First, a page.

Apple announced this afternoon that Susan Wagner, a founding parter of asset-managment firm BlackRock, has been elected to its board of directors. She is considered a pioneer in the financial industry, and has been named one of Fortune Magazine’s 50 Most Powerful Women in Business.
Wagner joins the Cupertino company’s board as long-time member Bill Campbell has decided to leave it. Alongside Sue’s appointment, Apple also announced today that Bill Wagner, who has been on the Mac-maker’s board of directors for 17 years (longest serving member), is retiring this year…
Here’s more from the press release:
Apple today announced that Susan L. Wagner, founding partner and director of BlackRock, has been elected to Apple’s board of directors. Bill Campbell, the board’s longest-serving member, is retiring after 17 years of service. “I have always admired Apple for its innovative products and dynamic leadership team, and I’m honored to be joining their board”
Wagner co-founded BlackRock in 1988 and helped it become one of the world’s most successful asset-management companies, holding a range of leadership positions including vice chairman until mid-2012. She continues to serve on the boards of BlackRock and DSP BlackRock (India), as well as Swiss Re, Wellesley College and Hackley School.
And here are comments from Tim Cook and Apple board member Art Levinson:
“Sue is a pioneer in the financial industry and we are excited to welcome her to Apple’s board of directors,” said Tim Cook, Apple’s CEO. “We believe her strong experience, especially in M&A and building a global business across both developed and emerging markets, will be extremely valuable as Apple continues to grow around the world.”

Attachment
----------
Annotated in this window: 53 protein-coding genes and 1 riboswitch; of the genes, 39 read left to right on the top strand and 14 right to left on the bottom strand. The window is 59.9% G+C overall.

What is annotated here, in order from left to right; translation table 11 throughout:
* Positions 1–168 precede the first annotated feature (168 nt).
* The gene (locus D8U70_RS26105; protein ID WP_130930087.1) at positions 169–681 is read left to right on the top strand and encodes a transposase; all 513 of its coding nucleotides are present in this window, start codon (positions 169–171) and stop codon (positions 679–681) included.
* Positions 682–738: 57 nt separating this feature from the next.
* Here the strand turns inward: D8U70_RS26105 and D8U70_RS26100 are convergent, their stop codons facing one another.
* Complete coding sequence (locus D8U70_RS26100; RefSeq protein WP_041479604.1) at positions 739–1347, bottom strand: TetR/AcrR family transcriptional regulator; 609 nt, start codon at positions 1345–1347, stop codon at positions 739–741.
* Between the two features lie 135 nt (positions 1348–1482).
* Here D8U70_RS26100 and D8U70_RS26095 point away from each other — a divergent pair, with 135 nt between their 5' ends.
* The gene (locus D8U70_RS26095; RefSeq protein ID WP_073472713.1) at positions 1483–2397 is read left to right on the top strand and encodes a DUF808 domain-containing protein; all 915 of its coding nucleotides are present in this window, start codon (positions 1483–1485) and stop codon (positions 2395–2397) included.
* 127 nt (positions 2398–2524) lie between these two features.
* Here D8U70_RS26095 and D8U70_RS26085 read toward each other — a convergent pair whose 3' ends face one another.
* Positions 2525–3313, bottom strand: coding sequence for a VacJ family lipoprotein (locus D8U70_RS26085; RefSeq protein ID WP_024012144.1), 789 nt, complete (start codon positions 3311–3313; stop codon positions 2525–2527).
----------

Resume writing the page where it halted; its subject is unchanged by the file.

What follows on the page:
“We conducted an exhaustive search for someone who would further strengthen our board’s breadth of talent and background, and we are delighted to have identified such an outstanding individual,” said Art Levinson, Apple’s chairman. “I’m confident that Sue is going to make an important and positive impact on our company.”
Bill Campbell has been with Apple since 1983, when he joined the company as VP of Marketing. Next to Apple co-foudners Steve Jobs and Mike Markkula, Campbell is the longest-serving board member in the company’s history. Here are some comments from Tim Cook on Campbell’s decision to retire:
“Bill’s contributions to Apple are immeasurable and we owe him a huge debt of gratitude. On behalf of the board and the entire company, I want to thank him for being a leader, a mentor and a friend,” said Cook. “When Bill joined Apple’s board, the company was on the brink of collapse. He not only helped Apple survive, but he’s led us to a level of success that was simply unimaginable back in 1997.”
“Over the past 17 years, it’s been exciting to watch history unfold as Apple emerged as the premier technology company in the world. Working with Steve and Tim has been a joy,” said Campbell. He also adds that “the company today is in the best shape that I have seen it,” a fairly significant statement.
Wagner’s appointment should appease critics, who have in the past panned Apple for a lack of diversity in its leadership. Much of the company’s board and executive teams are dominated by white males, with only two females—board member Andrea Jung and retail SVP Angela Ahrendts—before today.